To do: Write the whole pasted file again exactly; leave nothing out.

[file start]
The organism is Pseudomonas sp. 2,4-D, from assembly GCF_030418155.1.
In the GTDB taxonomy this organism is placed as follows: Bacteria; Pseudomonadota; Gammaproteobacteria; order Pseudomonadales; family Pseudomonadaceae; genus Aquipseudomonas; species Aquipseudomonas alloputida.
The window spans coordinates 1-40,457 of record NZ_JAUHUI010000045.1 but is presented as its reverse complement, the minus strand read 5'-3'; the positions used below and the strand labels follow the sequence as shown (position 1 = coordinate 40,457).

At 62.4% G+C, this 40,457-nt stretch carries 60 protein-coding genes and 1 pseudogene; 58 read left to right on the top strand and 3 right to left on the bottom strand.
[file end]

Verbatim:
The organism is Pseudomonas sp. 2,4-D, from assembly GCF_030418155.1.
In the GTDB taxonomy this organism is placed as follows: Bacteria; Pseudomonadota; Gammaproteobacteria; order Pseudomonadales; family Pseudomonadaceae; genus Aquipseudomonas; species Aquipseudomonas alloputida.
The window spans coordinates 1-40,457 of record NZ_JAUHUI010000045.1 but is presented as its reverse complement, the minus strand read 5'-3'; the positions used below and the strand labels follow the sequence as shown (position 1 = coordinate 40,457).

At 62.4% G+C, this 40,457-nt stretch carries 60 protein-coding genes and 1 pseudogene; 58 read left to right on the top strand and 3 right to left on the bottom strand.